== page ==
When is it a good time to invest? But that’s a loaded question at any time, and not just in the current market mood. The answer to whether the time is right depends on three factors – the purpose for which you’re investing, the number of months or years you will be investing for, and the mode in which you’re investing. Answering this needs answering a couple other questions first.
What is your goal?
If it to save taxes through tax-saving funds, then there is no correct time to invest. One, you need to do it every year. Two, you need to hold this for three years or more and equities usually deliver well over the long term. If it is for your retirement several years down the line or you simply want your money to grow over time, even then the timing does not matter. This is because, over the long term, equity delivers inflation-beating returns and you would always get superior returns. However, if you are saving up to buy a car or to meet the down payment for a home, then your horizon is likely to be shorter. It makes timing more important then.
What is your investment horizon?
Once your goal is decided, then your horizon is decided. In other words, how long do you plan to hold your investments? If your holding period is less than five years, then it is not a good time to begin investing in equity funds. Considering the Nifty 50 returns over the past ten years rolled daily, there was a 20 per cent chance that you would wind up with losses if you had pulled out your money in one or two years. Such a holding period is good timing for debt funds. If you have a horizon of 2-3 years, then a short-term debt fund is good. If it is even shorter at 1 year, go for ultra short-term funds.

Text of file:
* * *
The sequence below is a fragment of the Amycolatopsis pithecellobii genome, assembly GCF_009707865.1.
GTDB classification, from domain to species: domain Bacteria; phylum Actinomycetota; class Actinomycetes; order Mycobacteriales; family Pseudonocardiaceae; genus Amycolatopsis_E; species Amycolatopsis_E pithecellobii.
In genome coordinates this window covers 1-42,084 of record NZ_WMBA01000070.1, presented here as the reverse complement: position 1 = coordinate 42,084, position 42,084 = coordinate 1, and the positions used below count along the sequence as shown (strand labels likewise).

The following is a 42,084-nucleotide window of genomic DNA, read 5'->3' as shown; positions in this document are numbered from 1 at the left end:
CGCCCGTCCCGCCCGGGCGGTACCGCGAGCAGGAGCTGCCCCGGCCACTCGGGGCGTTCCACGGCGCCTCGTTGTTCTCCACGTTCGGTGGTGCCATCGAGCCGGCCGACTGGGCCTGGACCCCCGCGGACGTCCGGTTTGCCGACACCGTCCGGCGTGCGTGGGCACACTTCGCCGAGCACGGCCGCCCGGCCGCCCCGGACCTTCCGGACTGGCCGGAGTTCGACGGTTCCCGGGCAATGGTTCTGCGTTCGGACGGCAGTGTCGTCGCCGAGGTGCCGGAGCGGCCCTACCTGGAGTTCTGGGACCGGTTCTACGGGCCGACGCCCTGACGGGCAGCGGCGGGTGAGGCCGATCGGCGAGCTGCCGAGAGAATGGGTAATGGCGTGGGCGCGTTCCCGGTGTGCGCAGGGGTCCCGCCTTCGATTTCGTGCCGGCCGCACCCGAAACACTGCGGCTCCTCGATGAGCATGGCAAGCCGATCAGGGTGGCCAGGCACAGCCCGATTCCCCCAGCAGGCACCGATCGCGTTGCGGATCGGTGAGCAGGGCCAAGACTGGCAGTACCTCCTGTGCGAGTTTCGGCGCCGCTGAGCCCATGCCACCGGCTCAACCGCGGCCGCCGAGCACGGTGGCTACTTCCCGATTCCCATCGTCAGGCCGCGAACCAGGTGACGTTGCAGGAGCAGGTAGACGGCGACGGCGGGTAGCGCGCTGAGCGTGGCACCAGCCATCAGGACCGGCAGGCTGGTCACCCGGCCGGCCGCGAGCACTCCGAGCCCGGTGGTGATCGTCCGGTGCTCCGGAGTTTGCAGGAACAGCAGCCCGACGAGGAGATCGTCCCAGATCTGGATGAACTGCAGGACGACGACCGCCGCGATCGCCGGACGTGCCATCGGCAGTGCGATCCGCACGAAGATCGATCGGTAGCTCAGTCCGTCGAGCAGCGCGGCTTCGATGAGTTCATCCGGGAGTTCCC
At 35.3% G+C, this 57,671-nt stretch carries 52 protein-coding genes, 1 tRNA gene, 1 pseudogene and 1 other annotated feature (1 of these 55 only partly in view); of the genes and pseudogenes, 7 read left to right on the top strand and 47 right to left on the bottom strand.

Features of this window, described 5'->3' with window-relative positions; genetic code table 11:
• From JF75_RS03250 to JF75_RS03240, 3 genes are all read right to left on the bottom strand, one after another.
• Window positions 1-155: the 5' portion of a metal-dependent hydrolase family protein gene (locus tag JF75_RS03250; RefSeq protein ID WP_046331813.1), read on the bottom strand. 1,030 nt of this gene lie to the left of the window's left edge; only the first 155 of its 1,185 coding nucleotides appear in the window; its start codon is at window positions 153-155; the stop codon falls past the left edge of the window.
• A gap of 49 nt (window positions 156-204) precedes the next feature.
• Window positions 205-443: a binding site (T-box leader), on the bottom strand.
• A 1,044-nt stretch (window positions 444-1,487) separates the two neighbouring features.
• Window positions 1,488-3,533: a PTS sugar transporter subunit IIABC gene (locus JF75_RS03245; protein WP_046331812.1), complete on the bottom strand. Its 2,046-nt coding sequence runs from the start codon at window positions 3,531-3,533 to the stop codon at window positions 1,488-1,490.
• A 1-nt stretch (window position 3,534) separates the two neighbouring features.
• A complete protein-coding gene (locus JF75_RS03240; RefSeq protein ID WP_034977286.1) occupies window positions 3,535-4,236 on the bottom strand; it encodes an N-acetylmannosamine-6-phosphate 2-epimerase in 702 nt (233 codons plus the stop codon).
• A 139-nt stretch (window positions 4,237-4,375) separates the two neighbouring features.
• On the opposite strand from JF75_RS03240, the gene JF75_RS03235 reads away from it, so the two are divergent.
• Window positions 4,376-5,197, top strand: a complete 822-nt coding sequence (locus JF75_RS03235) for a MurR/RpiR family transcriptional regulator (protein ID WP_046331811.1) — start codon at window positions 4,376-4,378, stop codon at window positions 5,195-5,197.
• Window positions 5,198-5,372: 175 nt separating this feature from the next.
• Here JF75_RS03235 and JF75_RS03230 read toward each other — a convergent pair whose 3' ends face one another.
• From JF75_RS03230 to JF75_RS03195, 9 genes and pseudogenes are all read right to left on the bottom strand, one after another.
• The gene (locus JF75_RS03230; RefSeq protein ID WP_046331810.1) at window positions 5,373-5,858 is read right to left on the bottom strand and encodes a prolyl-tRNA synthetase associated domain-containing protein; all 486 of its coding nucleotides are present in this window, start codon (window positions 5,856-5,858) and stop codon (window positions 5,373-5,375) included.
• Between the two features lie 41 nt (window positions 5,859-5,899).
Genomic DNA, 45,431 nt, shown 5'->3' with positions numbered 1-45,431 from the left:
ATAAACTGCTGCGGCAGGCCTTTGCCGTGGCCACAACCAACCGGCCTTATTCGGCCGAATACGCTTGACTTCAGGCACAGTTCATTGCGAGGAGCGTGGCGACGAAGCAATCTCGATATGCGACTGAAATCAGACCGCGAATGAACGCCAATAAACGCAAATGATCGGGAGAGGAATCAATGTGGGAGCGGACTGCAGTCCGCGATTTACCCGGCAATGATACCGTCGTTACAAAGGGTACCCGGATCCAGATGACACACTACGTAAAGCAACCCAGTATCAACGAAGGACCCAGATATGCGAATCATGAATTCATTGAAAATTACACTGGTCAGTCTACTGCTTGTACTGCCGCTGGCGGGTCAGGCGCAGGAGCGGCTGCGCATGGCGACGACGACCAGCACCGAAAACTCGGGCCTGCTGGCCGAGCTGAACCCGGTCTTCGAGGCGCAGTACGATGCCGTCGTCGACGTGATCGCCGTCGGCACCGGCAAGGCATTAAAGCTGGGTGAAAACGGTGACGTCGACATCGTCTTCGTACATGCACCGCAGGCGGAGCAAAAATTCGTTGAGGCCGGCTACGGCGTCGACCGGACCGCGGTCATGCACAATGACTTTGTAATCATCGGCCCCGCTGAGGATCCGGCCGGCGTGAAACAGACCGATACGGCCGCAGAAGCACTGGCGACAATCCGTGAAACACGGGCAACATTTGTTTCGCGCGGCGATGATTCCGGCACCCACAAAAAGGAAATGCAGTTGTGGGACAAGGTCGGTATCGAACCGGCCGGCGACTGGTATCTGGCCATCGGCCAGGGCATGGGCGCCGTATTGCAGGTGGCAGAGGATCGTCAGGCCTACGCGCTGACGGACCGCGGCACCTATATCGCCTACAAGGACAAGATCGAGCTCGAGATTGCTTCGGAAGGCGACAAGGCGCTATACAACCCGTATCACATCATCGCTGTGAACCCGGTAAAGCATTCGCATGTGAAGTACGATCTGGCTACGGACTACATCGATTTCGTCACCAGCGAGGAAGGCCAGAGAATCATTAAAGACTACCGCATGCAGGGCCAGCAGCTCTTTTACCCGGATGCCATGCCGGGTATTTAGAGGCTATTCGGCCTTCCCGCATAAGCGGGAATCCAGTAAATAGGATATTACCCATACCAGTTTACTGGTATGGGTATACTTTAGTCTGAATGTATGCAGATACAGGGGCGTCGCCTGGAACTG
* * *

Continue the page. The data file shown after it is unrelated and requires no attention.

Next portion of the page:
If your horizon is five or more years, then it is always a good time to invest in equity mutual funds whether the market at the moment is in a bullish mood or bearish. Rolling the Nifty 50’s five-year returns daily over the past ten years throws up only a 2 per cent chance of actually incurring losses at the end. The odds are even better on investing in quality equity funds. Likewise, there is no perfect timing for long-term income funds and dynamic bond funds if you have a time horizon of 3 years and more.
However, timing is essential if you’re considering sector-specific funds those on themes, such as manufacturing, services, or consumption. Themes and sectors are not perennial and can completely go bust. You need to catch the theme around the time it is gathering momentum, and get out when the tide turns. For example, 2009 to 2014 was good for pharmaceuticals, but no longer. 2015 was a bad year for bank stocks, while 2016 was a good one. The timing problem doesn’t arise in non-themed equity funds as the fund manger actively switches between sectors. Similarly, pure gilt funds need a timed entry when yields are high and an exit when they bottom out. Other debt funds don’t have such timing issues. Even dynamic bond funds would book profits on gilts as the cycle bottoms and move into accrual, so the timing problem is solved.
How do you solve the timing problem?
Even if you have a long-term horizon, you may be worried about investing at market peaks in equity funds – and rightly so. The answer to this concern is systematic plans. If you do not have a lump sum to invest, then simply start a SIP in your equity funds for whatever your monthly amount is. Should the market correct, continuing your SIPs through this will allow you to buy at lows. SIPs anyway need to be run for three years at least. If you do have a large sum to invest, decide the equity funds. for each of those equity funds, pick the liquid fund from the same fund house. Then set a systematic transfer plan from those liquid funds into the equity funds for 8-10 months. This will ensure that you do not put all your money in at peaks and allow you to capture any corrections if they occur.
Further, adding debt funds to your portfolio along with equity will temper your portfolio’s risk level. So even if stocks do correct, the debt funds will help contain your portfolio’s losses. The extent to which you include debt depends on your timeframe and risk levels.